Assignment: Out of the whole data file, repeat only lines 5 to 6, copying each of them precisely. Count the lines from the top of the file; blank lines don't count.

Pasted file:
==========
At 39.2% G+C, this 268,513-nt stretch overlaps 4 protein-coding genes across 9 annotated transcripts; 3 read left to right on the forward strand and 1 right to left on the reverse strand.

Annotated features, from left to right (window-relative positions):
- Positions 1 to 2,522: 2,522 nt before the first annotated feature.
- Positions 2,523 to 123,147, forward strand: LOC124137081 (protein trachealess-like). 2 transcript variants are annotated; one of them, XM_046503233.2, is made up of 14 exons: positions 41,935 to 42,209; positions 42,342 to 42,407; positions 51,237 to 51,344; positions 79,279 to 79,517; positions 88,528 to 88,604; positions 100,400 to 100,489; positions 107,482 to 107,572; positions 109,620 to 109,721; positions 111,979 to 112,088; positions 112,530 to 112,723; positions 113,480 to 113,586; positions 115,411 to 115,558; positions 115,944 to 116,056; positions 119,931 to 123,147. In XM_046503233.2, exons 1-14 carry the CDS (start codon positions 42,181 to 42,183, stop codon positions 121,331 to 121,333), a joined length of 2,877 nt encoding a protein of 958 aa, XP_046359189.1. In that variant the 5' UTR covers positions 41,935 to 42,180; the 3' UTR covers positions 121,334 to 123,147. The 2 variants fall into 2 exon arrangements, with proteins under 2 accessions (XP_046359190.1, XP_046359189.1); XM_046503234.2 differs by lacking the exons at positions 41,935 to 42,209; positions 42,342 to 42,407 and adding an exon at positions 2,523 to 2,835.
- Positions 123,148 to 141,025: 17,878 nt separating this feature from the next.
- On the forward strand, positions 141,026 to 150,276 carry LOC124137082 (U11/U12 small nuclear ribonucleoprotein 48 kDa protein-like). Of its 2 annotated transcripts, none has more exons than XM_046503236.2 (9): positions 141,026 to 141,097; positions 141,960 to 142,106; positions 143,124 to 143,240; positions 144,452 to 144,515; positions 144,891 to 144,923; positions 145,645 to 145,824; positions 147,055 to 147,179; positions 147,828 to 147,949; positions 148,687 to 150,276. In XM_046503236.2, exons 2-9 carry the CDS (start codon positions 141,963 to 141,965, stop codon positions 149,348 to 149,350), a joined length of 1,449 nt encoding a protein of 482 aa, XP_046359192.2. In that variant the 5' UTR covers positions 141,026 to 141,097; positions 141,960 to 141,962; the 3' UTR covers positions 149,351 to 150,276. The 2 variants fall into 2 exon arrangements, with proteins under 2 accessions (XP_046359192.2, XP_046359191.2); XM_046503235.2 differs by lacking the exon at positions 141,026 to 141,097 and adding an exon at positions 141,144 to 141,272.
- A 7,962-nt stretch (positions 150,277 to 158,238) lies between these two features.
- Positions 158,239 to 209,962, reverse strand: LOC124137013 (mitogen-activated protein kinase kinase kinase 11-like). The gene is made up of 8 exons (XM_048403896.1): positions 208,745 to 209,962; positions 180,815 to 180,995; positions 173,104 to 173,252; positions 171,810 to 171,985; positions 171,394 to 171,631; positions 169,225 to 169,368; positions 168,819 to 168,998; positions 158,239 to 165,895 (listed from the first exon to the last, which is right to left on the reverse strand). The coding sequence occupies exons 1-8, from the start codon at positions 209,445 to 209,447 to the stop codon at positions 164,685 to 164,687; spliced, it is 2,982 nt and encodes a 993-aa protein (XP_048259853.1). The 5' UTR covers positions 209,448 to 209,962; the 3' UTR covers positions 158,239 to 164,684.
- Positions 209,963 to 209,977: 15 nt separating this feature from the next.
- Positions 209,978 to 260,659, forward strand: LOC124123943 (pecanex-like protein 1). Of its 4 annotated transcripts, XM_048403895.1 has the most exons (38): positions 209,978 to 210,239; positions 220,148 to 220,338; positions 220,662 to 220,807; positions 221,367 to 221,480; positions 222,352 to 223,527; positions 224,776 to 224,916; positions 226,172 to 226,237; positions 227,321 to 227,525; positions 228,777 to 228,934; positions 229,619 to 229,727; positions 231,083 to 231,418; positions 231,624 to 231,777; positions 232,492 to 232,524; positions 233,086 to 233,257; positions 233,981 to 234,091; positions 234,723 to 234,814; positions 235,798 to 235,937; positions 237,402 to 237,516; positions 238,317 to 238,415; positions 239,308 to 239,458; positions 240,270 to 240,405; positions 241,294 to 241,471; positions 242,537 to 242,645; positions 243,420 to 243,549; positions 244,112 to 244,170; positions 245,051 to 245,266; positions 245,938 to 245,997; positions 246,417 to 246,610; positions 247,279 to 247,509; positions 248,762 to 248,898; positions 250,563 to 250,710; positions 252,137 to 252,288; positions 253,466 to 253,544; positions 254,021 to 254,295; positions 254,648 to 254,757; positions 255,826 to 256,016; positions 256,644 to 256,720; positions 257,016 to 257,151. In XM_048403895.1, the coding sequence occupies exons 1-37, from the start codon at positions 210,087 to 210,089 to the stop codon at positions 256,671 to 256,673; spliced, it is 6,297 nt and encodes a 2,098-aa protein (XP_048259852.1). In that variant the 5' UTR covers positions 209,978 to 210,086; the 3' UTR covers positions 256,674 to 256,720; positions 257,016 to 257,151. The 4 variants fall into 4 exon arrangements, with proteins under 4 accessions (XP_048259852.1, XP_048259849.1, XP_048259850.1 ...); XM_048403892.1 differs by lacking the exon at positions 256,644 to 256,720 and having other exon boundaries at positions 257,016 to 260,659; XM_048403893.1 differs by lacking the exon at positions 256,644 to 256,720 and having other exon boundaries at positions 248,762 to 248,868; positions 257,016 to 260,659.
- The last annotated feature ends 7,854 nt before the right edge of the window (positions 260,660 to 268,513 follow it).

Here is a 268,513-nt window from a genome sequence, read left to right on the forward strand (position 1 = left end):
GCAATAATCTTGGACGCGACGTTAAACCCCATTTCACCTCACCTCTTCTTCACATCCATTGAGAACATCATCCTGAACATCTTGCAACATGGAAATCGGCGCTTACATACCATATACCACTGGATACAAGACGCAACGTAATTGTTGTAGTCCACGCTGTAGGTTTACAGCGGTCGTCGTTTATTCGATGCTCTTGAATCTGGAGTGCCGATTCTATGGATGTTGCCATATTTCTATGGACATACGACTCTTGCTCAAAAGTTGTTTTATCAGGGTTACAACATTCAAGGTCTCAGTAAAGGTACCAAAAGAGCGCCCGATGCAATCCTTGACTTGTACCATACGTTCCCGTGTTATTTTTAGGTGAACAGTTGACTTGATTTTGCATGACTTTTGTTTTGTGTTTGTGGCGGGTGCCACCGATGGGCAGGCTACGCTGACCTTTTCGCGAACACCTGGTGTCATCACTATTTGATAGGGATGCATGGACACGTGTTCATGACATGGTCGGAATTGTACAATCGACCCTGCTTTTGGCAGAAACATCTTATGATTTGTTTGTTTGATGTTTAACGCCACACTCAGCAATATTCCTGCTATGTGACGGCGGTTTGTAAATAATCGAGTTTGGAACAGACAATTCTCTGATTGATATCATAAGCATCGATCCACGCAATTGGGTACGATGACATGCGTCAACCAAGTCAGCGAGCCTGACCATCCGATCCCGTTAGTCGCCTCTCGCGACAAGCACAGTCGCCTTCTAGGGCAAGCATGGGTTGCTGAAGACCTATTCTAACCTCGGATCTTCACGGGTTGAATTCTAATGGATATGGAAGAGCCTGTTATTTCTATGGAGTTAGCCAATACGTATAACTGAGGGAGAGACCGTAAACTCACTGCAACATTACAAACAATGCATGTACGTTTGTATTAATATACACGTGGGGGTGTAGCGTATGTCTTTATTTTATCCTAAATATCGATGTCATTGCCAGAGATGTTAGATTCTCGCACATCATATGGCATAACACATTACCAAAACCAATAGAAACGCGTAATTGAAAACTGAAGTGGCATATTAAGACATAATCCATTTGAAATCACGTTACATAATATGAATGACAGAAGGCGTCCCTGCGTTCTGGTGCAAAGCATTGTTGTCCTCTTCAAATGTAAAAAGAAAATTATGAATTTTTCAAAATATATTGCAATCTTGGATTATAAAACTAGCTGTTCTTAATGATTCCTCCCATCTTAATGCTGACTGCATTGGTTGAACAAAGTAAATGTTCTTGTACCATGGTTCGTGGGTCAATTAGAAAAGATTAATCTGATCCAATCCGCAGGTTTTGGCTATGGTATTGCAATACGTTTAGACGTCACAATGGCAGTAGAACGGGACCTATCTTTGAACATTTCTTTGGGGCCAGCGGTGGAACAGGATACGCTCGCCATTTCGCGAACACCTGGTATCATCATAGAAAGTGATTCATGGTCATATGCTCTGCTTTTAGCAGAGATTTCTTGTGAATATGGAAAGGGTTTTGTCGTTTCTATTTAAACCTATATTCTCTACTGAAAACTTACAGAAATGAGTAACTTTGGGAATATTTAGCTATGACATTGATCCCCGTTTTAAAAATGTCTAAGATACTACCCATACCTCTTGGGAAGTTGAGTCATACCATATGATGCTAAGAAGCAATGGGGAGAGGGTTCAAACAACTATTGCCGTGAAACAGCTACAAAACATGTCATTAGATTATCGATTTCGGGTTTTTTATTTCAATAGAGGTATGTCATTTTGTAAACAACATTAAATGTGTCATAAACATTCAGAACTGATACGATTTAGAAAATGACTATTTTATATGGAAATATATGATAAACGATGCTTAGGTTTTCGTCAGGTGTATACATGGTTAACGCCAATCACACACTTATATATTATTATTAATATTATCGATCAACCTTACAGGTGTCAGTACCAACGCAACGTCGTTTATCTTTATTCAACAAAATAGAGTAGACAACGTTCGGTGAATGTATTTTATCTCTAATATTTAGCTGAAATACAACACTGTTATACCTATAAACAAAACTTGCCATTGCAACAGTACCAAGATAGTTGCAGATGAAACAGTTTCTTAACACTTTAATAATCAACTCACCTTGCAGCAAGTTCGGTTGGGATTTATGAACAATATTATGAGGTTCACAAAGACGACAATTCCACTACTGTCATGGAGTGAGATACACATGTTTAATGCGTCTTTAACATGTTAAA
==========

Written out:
- Positions 123,148 to 141,025: 17,878 nt separating this feature from the next.
- On the forward strand, positions 141,026 to 150,276 carry LOC124137082 (U11/U12 small nuclear ribonucleoprotein 48 kDa protein-like). Of its 2 annotated transcripts, none has more exons than XM_046503236.2 (9): positions 141,026 to 141,097; positions 141,960 to 142,106; positions 143,124 to 143,240; positions 144,452 to 144,515; positions 144,891 to 144,923; positions 145,645 to 145,824; positions 147,055 to 147,179; positions 147,828 to 147,949; positions 148,687 to 150,276. In XM_046503236.2, exons 2-9 carry the CDS (start codon positions 141,963 to 141,965, stop codon positions 149,348 to 149,350), a joined length of 1,449 nt encoding a protein of 482 aa, XP_046359192.2. In that variant the 5' UTR covers positions 141,026 to 141,097; positions 141,960 to 141,962; the 3' UTR covers positions 149,351 to 150,276. The 2 variants fall into 2 exon arrangements, with proteins under 2 accessions (XP_046359192.2, XP_046359191.2); XM_046503235.2 differs by lacking the exon at positions 141,026 to 141,097 and adding an exon at positions 141,144 to 141,272.